The Pullman Palace Car Company, founded by George Pullman, manufactured railroad cars in the mid-to-late 19th century through the early decades of the 20th century, during the boom of railroads in the United States. Its workers initially lived in a planned worker community (or “company town”) named Pullman.
After spending the night sleeping in his seat on a train trip from Buffalo to Westfield, New York, George Pullman was inspired to design an improved passenger railcar that contained sleeper berths for all its passengers. During the day, the upper berth was folded up somewhat like a modern airliner’s overhead luggage compartment. At night the upper berth folded down and the two facing seats below it folded over to provide a relatively comfortable bunk for the night. Although this was somewhat spartan accommodation by today’s standards, it was a great improvement on the previous layout. Curtains provided privacy, and there were washrooms at each end of the car for men and women.
Pullman established his company in 1862 and built luxury sleeping cars which featured carpeting, draperies, upholstered chairs, libraries and card tables and an unparalleled level of customer service. Once a household name due to their large market share, the Pullman Company is also known for the bitter Pullman Strike staged by their workers and union leaders in 1894.
Take a look at these awesome photos that depict the interior of a Rococo period Pullman train car.
All photos found at Chicago Historical Society
Pullman did not just manufacture the cars: He also operated them on most of the railroads in the United States, paying railroad companies to couple the cars to trains. The labor union associated with the company, the Brotherhood of Sleeping Car Porters, which was founded and organized by A. Philip Randolph, was one of the most powerful African-American political entities of the 20th century. The company also built thousands of streetcars and trolley buses for use in cities.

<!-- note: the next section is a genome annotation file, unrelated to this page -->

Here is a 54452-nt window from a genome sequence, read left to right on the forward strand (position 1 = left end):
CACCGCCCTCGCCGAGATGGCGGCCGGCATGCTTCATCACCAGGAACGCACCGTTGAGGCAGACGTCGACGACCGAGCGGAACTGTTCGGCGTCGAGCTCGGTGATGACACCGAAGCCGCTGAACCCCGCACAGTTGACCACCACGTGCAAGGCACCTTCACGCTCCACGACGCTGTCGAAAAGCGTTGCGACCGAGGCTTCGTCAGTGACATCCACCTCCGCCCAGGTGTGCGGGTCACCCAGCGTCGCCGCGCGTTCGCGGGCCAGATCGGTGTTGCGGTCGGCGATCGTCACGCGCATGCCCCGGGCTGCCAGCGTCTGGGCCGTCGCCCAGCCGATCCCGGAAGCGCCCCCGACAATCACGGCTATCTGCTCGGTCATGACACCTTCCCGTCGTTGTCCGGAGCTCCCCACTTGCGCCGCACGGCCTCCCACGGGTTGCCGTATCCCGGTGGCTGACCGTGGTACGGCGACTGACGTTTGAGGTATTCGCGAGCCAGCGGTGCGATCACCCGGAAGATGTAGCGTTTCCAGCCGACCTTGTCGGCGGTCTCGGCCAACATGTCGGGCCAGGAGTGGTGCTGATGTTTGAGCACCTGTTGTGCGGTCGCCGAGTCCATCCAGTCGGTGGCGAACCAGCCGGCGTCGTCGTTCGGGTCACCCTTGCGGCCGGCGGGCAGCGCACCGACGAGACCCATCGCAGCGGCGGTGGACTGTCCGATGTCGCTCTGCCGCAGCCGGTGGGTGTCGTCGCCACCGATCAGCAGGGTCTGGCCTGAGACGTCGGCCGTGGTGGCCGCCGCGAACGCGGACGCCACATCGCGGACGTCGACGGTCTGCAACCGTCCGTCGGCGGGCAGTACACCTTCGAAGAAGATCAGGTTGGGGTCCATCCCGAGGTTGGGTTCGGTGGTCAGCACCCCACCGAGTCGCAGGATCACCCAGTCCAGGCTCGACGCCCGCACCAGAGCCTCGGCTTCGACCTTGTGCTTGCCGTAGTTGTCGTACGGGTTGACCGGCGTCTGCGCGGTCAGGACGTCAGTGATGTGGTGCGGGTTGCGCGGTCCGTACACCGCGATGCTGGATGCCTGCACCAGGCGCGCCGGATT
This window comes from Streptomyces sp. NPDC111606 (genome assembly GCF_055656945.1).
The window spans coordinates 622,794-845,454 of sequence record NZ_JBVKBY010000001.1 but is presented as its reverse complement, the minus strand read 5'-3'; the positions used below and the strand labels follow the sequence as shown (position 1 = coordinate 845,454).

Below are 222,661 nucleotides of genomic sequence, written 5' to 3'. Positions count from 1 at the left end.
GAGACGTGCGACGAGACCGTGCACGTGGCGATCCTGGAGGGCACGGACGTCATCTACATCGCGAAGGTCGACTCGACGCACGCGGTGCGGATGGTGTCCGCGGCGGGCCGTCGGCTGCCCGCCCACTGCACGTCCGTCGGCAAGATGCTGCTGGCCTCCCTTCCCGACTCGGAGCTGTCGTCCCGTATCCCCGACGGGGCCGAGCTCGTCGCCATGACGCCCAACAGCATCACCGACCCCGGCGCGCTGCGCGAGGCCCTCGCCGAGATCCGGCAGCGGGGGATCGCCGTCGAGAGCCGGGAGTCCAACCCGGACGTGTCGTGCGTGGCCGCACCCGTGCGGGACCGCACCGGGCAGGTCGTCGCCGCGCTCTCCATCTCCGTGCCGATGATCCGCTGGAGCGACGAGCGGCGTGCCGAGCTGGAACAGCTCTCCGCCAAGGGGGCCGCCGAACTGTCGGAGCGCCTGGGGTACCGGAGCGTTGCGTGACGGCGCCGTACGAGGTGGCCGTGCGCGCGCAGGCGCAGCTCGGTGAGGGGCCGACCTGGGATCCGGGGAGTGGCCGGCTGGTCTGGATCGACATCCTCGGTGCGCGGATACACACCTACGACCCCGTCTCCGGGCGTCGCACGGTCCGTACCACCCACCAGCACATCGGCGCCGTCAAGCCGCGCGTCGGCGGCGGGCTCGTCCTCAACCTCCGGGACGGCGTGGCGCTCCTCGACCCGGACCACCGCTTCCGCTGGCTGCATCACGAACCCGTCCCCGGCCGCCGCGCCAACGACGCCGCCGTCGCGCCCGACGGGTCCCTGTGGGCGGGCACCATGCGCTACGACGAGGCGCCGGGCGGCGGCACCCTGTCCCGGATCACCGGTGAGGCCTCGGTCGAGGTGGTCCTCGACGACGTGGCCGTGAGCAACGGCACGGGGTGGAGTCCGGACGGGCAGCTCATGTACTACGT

After George Pullman’s death in 1897, Robert Todd Lincoln, son of Abraham Lincoln, became company president. The company closed its factory in the Pullman neighborhood of Chicago in 1955. Pullman purchased the Standard Steel Car Company in 1930 amid the Great Depression, and the merged entity was known as Pullman-Standard Car Manufacturing Company. The company ceased production after the Amtrak Superliner cars in 1982 and its remaining designs were purchased in 1987 when it was absorbed by Bombardier.
On January 1, 1900, after buying numerous associated and competing companies, it was reorganized as The Pullman Co., characterized by its trademark phrase, “Travel and Sleep in Safety and Comfort.”
In 1924, Pullman Car & Manufacturing Co. was organized from the previous Pullman manufacturing department, to consolidate the car building interests of The Pullman Co. The parent company, The Pullman Co., was reorganized as Pullman, Inc., on June 21, 1927.
In some Western European countries in the 1940s and 1950s, some especially luxurious motor coaches were sometimes referred to as Auto-Pullmans.
The best years for Pullman were the mid-1920s. In 1925, the fleet grew to 9800 cars. Twenty-eight thousand conductors and twelve thousand porters were employed by the Pullman Co.Pullman built its last standard heavyweight sleeping car in February 1931.